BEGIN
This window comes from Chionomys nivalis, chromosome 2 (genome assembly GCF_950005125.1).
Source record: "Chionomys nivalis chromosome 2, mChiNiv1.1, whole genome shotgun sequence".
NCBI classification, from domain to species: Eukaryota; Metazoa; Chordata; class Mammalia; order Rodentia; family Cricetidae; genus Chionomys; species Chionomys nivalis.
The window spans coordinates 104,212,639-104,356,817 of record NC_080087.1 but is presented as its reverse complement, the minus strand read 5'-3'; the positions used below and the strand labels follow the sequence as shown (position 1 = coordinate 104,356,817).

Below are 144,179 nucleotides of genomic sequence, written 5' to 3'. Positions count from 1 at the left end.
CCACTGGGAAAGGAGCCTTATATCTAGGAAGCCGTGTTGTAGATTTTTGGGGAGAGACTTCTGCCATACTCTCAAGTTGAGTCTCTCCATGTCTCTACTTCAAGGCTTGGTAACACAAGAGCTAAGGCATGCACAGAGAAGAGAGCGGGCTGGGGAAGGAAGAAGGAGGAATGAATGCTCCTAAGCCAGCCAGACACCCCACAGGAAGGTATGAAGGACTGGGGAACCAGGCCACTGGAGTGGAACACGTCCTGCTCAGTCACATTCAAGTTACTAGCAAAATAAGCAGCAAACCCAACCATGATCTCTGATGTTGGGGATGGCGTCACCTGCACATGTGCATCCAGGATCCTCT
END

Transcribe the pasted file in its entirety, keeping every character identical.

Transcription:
This window comes from Chionomys nivalis, chromosome 2 (genome assembly GCF_950005125.1).
Source record: "Chionomys nivalis chromosome 2, mChiNiv1.1, whole genome shotgun sequence".
NCBI classification, from domain to species: Eukaryota; Metazoa; Chordata; class Mammalia; order Rodentia; family Cricetidae; genus Chionomys; species Chionomys nivalis.
The window spans coordinates 104,212,639-104,356,817 of record NC_080087.1 but is presented as its reverse complement, the minus strand read 5'-3'; the positions used below and the strand labels follow the sequence as shown (position 1 = coordinate 104,356,817).

Below are 144,179 nucleotides of genomic sequence, written 5' to 3'. Positions count from 1 at the left end.
CCACTGGGAAAGGAGCCTTATATCTAGGAAGCCGTGTTGTAGATTTTTGGGGAGAGACTTCTGCCATACTCTCAAGTTGAGTCTCTCCATGTCTCTACTTCAAGGCTTGGTAACACAAGAGCTAAGGCATGCACAGAGAAGAGAGCGGGCTGGGGAAGGAAGAAGGAGGAATGAATGCTCCTAAGCCAGCCAGACACCCCACAGGAAGGTATGAAGGACTGGGGAACCAGGCCACTGGAGTGGAACACGTCCTGCTCAGTCACATTCAAGTTACTAGCAAAATAAGCAGCAAACCCAACCATGATCTCTGATGTTGGGGATGGCGTCACCTGCACATGTGCATCCAGGATCCTCT